Coccygectomy Surgery for Pain
For people who have
persistent pain that is not alleviated
or well-controlled with non-surgical treatment and activity
modification, surgical removal of all or a portion of the
coccyx (coccygectomy) is an option.
This surgery is rarely performed, and the procedure is not
even included in most spine surgery textbooks. While the
surgery itself is a relatively straight-forward operation,
recovery from the surgery is a long and uncomfortable
process for the patient.
Surgical Approach for Coccyx Pain
Every orthopedic surgeon
may take a slightly different approach to this operation.
Perhaps the biggest difference between surgeons is that some
remove only part of the coccyx, while others recommend
removing the entire coccyx.
In general, the surgery involves the following steps:
1. A one to two-inch incision is made right over the top of
the coccyx, which is located directly under the skin
and subcutaneous fat tissue. There are no muscles to dissect
covering over the bone (the
periosteum) is then dissected away from the bone
starting on the back and
carried around the front. Staying in this plane of tissue is
very safe, and allows the coccyx to be dissected
free and then separated from the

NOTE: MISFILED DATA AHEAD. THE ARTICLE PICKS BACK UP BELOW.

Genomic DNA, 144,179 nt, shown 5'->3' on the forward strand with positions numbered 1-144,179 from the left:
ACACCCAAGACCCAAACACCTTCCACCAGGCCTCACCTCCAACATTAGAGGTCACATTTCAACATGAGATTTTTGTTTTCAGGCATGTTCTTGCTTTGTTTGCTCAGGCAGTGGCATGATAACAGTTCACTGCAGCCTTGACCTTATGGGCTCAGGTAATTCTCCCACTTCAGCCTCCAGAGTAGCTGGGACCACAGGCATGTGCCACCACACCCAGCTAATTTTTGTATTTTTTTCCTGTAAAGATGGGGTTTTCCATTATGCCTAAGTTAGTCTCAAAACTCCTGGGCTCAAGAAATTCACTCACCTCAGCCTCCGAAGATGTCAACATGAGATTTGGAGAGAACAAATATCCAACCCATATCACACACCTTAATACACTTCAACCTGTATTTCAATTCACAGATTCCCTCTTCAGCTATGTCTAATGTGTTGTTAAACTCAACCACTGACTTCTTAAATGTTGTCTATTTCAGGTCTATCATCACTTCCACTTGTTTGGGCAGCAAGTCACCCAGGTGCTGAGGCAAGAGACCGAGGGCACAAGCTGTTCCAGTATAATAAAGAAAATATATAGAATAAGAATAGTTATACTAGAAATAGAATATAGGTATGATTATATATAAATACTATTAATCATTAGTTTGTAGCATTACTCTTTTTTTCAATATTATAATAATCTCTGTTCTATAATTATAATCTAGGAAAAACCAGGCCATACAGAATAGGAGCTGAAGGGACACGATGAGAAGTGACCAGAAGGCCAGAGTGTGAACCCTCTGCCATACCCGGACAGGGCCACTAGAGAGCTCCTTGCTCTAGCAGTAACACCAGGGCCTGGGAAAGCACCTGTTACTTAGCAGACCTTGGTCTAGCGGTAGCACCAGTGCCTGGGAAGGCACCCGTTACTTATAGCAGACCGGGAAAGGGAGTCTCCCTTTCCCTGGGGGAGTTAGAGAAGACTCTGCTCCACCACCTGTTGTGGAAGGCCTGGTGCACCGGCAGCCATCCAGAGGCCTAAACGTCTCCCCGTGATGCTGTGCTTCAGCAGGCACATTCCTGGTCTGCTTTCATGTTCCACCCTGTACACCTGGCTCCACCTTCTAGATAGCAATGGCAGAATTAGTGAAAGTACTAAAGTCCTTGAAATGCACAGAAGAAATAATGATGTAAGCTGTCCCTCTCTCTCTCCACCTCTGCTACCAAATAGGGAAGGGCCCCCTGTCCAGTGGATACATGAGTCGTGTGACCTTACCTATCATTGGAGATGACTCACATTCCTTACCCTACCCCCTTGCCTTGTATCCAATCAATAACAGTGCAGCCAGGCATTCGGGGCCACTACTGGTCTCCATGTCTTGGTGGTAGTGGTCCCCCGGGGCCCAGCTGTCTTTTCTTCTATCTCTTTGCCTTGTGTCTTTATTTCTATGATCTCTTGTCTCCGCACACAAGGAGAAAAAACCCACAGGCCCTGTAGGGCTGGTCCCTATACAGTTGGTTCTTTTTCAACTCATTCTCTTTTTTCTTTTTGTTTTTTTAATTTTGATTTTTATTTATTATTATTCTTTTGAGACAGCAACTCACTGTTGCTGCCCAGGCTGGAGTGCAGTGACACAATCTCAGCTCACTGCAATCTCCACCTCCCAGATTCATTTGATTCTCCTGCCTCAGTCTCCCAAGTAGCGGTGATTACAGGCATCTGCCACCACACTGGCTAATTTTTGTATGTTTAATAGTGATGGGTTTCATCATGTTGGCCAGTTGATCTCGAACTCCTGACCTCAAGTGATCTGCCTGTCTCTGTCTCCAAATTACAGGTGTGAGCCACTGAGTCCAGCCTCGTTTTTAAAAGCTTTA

3. The coccyx is then removed. It may be biopsied to
determine whether or not it contains a
The operation takes about thirty minutes to perform and can
be done on an outpatient basis. The most difficult part of
the operation is that it takes a long time for the patient
to heal. Generally, it takes three months to a year after
the surgery before patients see any
relief from their symptoms, and of course sitting is
very difficult throughout the healing process.
Coccyx Surgery Success Rates
The reliability of the operation is largely dependent on
two main factors:
Pre-operative patient selection
2. Experience of
the surgeon, with an experienced surgeon operating on
patients who are good candidates for
If both of the above criteria are met, then an 80% to 90%
success rate can be expected. Although there has been
little literature devoted to coccygectomy, in 1985 Wray et.
al. reported in the British Journal of Bone and Joint
Surgery that they had a 90% success rate for the procedure
in 20 patients.
Potential Risks and Complications of
The main risk with this surgery involves the surgeon
accidentally moving out of the sub-periosteal plane around
the bone during dissection. The rectum lies right in front
of the coccyx, and if this is violated a severe infection
could result. While it is unlikely, it is possible that if
this were to happen, a diverting
colostomy would be necessary to allow the rectum to
Other potential risks include wound healing difficulties
and/or local infection. Unlike most other spine surgeries,
there are no significant nerve roots in the region that
would be at risk.
Perhaps the biggest risk is continued pain in the coccyx
post-operatively, meaning that the patient has to endure the
long healing process and still has not had improvement in